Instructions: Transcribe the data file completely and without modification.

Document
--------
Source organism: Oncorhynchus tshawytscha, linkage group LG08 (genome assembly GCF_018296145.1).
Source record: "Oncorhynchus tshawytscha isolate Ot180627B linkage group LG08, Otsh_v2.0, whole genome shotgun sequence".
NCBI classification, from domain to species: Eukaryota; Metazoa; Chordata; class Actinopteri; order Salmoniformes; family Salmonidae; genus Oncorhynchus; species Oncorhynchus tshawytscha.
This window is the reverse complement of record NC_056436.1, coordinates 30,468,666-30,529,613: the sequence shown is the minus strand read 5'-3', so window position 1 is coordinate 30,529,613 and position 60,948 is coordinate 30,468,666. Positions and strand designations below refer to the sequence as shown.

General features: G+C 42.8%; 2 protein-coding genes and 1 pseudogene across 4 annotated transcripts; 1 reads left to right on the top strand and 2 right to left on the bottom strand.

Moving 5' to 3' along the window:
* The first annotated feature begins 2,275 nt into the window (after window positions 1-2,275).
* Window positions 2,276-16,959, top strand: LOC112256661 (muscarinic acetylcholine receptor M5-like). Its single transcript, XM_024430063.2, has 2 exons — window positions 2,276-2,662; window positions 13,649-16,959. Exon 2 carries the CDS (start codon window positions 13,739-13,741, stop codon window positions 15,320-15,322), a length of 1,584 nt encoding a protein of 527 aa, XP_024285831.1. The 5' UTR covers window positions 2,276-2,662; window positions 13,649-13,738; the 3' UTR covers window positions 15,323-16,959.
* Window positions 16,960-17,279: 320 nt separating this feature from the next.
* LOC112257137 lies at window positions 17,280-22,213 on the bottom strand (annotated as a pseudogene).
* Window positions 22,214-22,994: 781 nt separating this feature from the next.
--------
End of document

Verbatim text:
Source organism: Oncorhynchus tshawytscha, linkage group LG08 (genome assembly GCF_018296145.1).
Source record: "Oncorhynchus tshawytscha isolate Ot180627B linkage group LG08, Otsh_v2.0, whole genome shotgun sequence".
NCBI classification, from domain to species: Eukaryota; Metazoa; Chordata; class Actinopteri; order Salmoniformes; family Salmonidae; genus Oncorhynchus; species Oncorhynchus tshawytscha.
This window is the reverse complement of record NC_056436.1, coordinates 30,468,666-30,529,613: the sequence shown is the minus strand read 5'-3', so window position 1 is coordinate 30,529,613 and position 60,948 is coordinate 30,468,666. Positions and strand designations below refer to the sequence as shown.

General features: G+C 42.8%; 2 protein-coding genes and 1 pseudogene across 4 annotated transcripts; 1 reads left to right on the top strand and 2 right to left on the bottom strand.

Moving 5' to 3' along the window:
* The first annotated feature begins 2,275 nt into the window (after window positions 1-2,275).
* Window positions 2,276-16,959, top strand: LOC112256661 (muscarinic acetylcholine receptor M5-like). Its single transcript, XM_024430063.2, has 2 exons — window positions 2,276-2,662; window positions 13,649-16,959. Exon 2 carries the CDS (start codon window positions 13,739-13,741, stop codon window positions 15,320-15,322), a length of 1,584 nt encoding a protein of 527 aa, XP_024285831.1. The 5' UTR covers window positions 2,276-2,662; window positions 13,649-13,738; the 3' UTR covers window positions 15,323-16,959.
* Window positions 16,960-17,279: 320 nt separating this feature from the next.
* LOC112257137 lies at window positions 17,280-22,213 on the bottom strand (annotated as a pseudogene).
* Window positions 22,214-22,994: 781 nt separating this feature from the next.